Maybe it’s time to rethink our motivation for implementing a data governance program for better business engagement and a focus on value instead of control. With US elections around the corner, we repurposed the famous Bill Clinton slogan: “It’s the economy, stupid” to make the case that we may need more refocus on the value and usage of data.
One of our favorite kickoff questions with senior management and data professionals when starting a new data governance program is:
Why are you implementing data governance?
Perhaps you can ask yourself that question also? We usually end up having the following answers:
- Protect our data
- For compliance with different regulations
- Improve the quality of our data
- Understand our data and its origins
- Improve access to data
While all of these reasons make sense, we would argue that the core motivation for implementing a data governance program is often unclear.
Over the last ten years, we have witnessed many failures in implementing data governance. By failure, we mean being unable to get a return on the investment made.
Data governance tooling may be implemented, and the data organization put in place, but generally speaking, the business is really not engaged.
And the result of all these efforts?
Data governance is considered more of a bureaucratic ‘must-do’ than a business ‘want-to’.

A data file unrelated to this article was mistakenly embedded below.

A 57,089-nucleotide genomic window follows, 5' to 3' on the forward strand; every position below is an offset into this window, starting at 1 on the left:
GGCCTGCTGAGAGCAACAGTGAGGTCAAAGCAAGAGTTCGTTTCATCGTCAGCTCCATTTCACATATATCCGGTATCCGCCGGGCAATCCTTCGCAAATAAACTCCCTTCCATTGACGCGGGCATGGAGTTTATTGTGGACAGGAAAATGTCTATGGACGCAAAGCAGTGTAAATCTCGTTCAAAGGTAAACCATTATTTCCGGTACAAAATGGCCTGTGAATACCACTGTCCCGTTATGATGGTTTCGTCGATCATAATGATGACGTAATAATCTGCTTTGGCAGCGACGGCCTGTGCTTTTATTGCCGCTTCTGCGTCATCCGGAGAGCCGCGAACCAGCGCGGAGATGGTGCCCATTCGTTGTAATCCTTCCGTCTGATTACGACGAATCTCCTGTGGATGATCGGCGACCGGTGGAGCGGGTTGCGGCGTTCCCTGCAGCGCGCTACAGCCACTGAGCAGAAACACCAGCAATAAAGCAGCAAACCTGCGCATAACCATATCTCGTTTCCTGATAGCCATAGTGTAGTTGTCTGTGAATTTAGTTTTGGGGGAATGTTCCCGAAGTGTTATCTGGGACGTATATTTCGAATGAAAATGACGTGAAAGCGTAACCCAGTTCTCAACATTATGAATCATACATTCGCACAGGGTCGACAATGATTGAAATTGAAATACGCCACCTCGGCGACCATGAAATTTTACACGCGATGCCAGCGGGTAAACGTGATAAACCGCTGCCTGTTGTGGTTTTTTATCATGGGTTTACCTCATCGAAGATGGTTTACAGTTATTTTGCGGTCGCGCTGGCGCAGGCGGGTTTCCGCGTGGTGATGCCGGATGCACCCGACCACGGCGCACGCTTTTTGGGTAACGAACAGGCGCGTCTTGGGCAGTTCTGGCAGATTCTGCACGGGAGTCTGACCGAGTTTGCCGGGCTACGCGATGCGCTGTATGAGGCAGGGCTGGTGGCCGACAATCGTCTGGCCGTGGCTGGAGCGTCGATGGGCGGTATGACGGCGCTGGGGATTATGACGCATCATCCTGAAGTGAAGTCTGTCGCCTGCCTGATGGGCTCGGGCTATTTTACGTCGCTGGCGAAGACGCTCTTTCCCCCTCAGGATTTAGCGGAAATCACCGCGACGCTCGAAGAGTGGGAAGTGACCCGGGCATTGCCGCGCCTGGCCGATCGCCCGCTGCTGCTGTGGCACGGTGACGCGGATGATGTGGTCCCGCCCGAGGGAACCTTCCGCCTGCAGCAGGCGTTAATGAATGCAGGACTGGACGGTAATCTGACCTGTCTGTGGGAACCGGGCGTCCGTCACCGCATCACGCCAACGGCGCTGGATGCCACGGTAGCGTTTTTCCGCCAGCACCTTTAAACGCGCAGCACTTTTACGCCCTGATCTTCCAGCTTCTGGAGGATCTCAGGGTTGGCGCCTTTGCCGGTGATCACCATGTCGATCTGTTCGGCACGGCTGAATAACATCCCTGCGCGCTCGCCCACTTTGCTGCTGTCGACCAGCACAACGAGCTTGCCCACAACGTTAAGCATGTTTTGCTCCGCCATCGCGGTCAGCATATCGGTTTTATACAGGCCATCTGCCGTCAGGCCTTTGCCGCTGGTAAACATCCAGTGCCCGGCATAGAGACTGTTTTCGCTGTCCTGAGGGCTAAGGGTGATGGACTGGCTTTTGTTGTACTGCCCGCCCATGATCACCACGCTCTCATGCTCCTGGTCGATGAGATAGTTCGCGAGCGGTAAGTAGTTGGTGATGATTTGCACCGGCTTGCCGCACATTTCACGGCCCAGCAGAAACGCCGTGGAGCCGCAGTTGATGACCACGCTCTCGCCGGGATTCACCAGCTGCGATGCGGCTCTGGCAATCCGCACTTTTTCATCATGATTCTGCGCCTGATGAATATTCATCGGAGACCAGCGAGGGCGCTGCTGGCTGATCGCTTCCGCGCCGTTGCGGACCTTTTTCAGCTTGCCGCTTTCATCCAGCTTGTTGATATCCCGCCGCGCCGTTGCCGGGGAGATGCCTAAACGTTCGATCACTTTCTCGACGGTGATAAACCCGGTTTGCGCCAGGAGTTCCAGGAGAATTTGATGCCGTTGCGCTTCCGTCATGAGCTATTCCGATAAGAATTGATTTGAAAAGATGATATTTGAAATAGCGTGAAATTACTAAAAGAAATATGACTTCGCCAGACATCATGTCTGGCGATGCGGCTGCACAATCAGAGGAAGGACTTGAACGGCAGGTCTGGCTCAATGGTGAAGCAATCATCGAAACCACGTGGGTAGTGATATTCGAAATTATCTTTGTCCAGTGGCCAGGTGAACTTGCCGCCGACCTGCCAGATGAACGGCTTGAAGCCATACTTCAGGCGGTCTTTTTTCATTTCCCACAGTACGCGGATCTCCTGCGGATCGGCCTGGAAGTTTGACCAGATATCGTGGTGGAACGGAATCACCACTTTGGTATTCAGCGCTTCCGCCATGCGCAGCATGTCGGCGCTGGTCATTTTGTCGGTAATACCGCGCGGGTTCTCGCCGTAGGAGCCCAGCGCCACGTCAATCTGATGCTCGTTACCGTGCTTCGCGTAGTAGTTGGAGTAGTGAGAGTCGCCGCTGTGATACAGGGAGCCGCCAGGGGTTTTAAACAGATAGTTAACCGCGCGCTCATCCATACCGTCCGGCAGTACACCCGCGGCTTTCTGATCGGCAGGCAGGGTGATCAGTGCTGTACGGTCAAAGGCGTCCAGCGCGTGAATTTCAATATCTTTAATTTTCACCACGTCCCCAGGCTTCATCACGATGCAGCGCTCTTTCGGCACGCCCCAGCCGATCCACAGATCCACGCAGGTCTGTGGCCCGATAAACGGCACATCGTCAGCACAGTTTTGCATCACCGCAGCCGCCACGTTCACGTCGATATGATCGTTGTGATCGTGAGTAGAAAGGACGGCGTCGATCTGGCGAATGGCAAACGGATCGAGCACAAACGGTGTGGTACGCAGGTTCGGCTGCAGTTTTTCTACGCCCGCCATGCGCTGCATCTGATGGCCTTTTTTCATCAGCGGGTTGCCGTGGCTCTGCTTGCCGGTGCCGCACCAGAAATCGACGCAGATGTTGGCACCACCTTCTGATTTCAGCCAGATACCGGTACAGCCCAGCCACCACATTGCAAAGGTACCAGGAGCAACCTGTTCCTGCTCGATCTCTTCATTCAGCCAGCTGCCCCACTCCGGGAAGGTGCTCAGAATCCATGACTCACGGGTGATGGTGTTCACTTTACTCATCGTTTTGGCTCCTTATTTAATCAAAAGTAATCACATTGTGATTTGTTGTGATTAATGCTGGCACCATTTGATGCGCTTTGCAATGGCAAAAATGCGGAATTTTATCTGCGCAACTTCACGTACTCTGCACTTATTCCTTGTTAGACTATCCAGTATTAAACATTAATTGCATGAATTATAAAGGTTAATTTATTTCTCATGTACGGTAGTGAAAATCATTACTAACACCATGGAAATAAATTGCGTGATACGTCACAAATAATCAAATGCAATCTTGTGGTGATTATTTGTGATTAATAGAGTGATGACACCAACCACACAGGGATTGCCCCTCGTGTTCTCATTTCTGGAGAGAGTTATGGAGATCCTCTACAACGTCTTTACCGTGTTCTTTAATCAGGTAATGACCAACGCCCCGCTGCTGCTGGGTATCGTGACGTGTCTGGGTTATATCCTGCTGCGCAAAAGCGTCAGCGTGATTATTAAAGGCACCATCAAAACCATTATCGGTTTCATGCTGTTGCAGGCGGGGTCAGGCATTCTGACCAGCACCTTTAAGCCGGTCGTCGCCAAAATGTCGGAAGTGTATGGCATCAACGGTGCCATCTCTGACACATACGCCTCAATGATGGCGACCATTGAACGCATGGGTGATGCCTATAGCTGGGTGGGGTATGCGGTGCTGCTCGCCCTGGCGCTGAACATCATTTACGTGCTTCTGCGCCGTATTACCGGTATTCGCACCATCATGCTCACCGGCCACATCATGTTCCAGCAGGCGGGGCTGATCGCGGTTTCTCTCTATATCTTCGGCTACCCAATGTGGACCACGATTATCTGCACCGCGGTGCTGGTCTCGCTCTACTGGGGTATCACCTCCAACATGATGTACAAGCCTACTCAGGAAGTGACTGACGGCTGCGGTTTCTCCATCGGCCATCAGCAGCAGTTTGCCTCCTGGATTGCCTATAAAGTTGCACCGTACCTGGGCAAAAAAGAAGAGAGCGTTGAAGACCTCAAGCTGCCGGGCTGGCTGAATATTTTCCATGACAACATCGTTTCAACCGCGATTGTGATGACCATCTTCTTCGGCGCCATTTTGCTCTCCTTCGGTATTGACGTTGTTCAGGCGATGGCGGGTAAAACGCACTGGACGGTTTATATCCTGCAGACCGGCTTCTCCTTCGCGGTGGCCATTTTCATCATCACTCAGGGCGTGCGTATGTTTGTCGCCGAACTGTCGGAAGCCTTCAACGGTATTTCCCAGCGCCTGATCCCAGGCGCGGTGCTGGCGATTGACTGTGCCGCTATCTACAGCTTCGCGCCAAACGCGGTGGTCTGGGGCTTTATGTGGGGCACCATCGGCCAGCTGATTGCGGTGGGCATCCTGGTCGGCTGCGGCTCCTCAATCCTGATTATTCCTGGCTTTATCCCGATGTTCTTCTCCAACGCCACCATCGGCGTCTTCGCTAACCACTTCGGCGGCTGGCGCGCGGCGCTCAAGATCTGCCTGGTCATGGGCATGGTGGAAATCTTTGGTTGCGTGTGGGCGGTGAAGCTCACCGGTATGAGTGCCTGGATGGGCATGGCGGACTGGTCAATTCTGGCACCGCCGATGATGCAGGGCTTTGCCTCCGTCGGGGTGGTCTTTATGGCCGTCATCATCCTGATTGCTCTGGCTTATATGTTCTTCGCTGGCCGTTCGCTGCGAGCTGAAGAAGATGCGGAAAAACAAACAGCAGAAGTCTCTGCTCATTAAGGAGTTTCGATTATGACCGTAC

And the reason for this is so often linked to the question WHY?
Frequently, the focus of data governance programs is on putting controls in place rather than on promoting the use of data.
After all, if what we are doing is not directly related to creating value for the company, then why do it?
This gap in communicating a value-driven benefit led us to ensure the following response to ‘WHY data governance?’ is clearly communicated across the organization:
Why Data Governance? Improve the usage of trusted data to create value for our organization.
When you have an answer for ‘why data governance?’, you create a statement that emphasizes usage, trust and value. It takes you away from the ‘command and control’ mindset that prevails today.
It’s a great starting point to get senior management and business on board to pull the initiative rather than old fashion push approach by a centralized data governance team.
Implementing a data governance program is a complex initiative involving a transformation mindset that is based on, and supported by, smart technology.
Getting the WHY right and communicating it across the organization is key to getting a good start.
But of course, it doesn’t stop there.
Here are our top items that we use to create ongoing success with our customers:
- Define the WHY with your key stakeholders and communicate it across the organization.
- Get a sponsor who understands the context and is not just a senior manager.
- Like it or not, data governance is in place even if it isn’t. Try to integrate with existing initiatives rather than ‘reinvent the wheel’.
- Replace the often-stagnant data stewardship approach with a more agile and self-organizing one, if the culture permits it.
- Strive more for ongoing progress rather than perfection.
While these points only cover specific elements of a data governance implementation, after delivering many successful data governance programs, we’ve identified them as core foundations for success.
Want to find out more about our distinctive approach to enabling data governance? Please contact us at firstname.lastname@example.org